HIT MAN – Review by Serena Seghedoni

Hit Man’s protagonist is Gary Johnson, an extremely ordinary psychology and philosophy university professor whom you’d barely notice if you passed him on the street. But Gary has a side job, as he collaborates with the New Orleans Police in his spare time, helping them catch prospective offenders. And, when we first meet him, he’s just been promoted from “man in the van” to “contract killer.” In other words, his new role requires him to meet with ordinary people looking to hire a hit man and get their requests on tape, so that the cops can arrest them.

Read more

WHERE’D YOU GO, BERNADETTE – Review by Susan Granger

Richard Linklater’s adaptation of Maria Semple’s 2012 best-seller doesn’t make a smooth transition to the screen.
Semple’s anarchic, non-linear story revolves around an affluent, if eccentric, middle-aged woman who submerges her identity with that of her family, losing her sense of self. On paper, her daughter’s inner thoughts propel the narrative. On-film, this doesn’t work.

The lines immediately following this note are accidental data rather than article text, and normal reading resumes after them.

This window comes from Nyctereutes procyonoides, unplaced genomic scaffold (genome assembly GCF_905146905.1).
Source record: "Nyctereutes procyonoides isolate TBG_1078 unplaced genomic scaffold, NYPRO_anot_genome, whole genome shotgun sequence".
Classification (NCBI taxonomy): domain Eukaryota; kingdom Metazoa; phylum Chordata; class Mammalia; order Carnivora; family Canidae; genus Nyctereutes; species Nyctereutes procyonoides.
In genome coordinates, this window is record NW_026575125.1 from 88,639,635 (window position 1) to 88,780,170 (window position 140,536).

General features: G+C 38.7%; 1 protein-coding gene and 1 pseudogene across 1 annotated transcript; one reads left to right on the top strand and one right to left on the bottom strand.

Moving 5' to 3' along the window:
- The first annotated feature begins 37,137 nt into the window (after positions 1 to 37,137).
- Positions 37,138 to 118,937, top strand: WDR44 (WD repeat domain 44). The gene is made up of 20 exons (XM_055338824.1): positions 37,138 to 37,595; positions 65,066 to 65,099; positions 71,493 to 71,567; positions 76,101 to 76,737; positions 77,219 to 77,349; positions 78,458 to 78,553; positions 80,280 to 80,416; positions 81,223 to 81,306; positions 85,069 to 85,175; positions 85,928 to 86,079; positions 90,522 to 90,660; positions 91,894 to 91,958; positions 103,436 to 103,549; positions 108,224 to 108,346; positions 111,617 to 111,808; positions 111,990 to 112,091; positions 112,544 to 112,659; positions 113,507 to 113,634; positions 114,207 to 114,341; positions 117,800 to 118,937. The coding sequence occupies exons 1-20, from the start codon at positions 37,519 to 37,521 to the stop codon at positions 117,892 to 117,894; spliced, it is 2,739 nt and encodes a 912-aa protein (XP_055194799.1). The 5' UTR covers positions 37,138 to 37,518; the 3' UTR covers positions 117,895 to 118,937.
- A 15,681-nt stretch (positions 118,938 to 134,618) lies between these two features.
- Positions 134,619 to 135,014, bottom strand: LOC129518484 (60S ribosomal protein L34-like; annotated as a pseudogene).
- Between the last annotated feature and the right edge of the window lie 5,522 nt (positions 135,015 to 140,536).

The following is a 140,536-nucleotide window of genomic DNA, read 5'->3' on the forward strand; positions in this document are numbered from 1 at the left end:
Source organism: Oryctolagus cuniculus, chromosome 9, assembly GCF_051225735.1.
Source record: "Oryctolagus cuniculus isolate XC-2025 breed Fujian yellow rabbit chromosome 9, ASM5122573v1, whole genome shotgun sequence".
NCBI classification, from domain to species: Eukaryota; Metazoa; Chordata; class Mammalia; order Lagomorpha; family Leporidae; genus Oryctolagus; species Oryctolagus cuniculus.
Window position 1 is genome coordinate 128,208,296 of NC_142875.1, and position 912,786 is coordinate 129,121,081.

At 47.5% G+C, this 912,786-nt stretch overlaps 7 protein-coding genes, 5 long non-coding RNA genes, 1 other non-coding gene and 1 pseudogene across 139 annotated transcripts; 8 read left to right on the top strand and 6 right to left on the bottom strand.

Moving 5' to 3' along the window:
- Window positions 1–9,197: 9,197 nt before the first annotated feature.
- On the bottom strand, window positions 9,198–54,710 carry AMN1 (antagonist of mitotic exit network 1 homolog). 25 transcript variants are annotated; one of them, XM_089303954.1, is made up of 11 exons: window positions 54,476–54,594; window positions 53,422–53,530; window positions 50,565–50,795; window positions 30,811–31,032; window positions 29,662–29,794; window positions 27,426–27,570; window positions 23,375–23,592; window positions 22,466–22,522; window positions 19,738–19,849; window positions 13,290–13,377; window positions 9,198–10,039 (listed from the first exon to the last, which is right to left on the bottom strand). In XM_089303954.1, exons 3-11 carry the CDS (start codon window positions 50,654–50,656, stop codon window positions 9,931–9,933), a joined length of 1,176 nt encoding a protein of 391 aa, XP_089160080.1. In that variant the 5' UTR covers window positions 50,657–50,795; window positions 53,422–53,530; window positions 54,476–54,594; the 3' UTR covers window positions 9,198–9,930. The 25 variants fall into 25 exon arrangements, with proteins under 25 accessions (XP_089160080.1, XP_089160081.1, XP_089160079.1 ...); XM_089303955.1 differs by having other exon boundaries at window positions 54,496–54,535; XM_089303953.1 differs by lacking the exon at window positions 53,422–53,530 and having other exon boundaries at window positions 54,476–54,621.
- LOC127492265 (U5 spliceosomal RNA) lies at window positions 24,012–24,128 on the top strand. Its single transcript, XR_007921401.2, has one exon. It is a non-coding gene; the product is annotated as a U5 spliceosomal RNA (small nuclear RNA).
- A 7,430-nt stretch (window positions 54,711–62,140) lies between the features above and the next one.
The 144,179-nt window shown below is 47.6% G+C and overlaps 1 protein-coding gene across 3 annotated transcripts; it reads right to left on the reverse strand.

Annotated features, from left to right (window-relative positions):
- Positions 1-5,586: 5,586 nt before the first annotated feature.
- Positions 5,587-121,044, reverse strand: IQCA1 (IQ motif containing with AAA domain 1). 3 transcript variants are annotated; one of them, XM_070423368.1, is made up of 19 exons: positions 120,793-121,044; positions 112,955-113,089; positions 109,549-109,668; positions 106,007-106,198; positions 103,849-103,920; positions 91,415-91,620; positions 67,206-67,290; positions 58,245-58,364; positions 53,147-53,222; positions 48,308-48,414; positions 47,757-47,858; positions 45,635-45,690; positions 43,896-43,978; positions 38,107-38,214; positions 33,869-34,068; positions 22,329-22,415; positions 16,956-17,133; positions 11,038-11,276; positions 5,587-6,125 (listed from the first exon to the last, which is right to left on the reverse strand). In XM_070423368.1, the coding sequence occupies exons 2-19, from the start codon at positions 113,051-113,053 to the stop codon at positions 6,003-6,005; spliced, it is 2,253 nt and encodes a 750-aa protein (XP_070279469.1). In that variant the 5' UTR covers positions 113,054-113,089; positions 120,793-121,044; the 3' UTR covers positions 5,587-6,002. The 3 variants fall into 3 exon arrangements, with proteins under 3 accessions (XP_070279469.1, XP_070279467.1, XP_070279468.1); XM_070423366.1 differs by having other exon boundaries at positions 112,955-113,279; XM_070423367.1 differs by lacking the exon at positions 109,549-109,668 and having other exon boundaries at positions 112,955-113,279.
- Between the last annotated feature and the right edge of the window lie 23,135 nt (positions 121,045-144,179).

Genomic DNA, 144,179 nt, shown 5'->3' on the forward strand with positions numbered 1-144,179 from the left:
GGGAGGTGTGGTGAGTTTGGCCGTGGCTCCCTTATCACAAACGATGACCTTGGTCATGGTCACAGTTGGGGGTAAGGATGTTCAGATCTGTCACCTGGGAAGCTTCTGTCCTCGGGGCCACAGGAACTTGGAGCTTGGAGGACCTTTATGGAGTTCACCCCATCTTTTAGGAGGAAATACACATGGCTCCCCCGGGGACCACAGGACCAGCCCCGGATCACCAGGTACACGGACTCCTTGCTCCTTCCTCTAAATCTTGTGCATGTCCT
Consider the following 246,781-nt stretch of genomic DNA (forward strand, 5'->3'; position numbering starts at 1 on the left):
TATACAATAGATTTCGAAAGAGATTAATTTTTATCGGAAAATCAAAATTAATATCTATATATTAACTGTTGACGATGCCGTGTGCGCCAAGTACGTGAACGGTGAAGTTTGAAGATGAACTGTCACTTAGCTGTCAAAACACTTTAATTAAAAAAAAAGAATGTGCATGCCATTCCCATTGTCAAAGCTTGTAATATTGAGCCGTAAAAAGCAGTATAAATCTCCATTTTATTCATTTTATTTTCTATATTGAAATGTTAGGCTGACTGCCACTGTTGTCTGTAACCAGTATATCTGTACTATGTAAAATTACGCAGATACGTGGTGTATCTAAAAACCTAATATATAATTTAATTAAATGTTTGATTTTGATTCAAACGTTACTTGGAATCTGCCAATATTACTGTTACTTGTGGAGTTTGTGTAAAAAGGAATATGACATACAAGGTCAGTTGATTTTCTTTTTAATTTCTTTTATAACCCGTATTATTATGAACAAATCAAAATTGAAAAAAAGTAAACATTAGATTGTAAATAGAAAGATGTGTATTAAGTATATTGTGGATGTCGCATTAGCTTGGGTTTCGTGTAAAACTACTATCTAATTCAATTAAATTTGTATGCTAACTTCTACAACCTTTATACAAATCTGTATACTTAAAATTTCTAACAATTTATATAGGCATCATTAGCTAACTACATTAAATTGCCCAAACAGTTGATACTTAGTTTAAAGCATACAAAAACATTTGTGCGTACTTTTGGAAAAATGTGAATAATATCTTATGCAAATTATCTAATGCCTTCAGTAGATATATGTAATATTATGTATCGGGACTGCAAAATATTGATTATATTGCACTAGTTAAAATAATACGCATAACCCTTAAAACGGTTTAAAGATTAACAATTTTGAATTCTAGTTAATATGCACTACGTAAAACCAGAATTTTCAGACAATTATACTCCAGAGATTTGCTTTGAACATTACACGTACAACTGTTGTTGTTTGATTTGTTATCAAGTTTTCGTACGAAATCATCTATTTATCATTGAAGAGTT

Read more

WHERE’D YOU GO, BERNADETTE – Review by Lana Wilson-Combs

In Director and Screenwriter Richard Linklater’s Where’d You Go, Bernadette,Cate Blanchett stars as the title character, Bernadette Fox, a well-respected Los Angeles architect who was on top of the world until a series of unfortunate events turned her life upside down. When Bernadette unexpectedly disappears from home, her husband (Billy Crudup) and young daughter, Bee (Emma Nelson) set out on an exciting adventure to find her, while Bernadette does some soul-searching of her own.

Read more

AWFJ Movie of the Week, July 7-13: BOYHOOD

Opening July 11, the AWFJ Movie of the Week is Boyhood, writer-director Richard Linklater’s audacious, groundbreaking feature. Filmed over a 12 year span with the same cast, the movie presents snapshots of family life—birthdays, vacations and family dinners—backed by a soundtrack that captures the recent cultural milieu with tunes from Coldplay to Arcade Fire. This film’s unique portrait of growing up opens a door for personal introspection unlike any film before. Read on….

Read more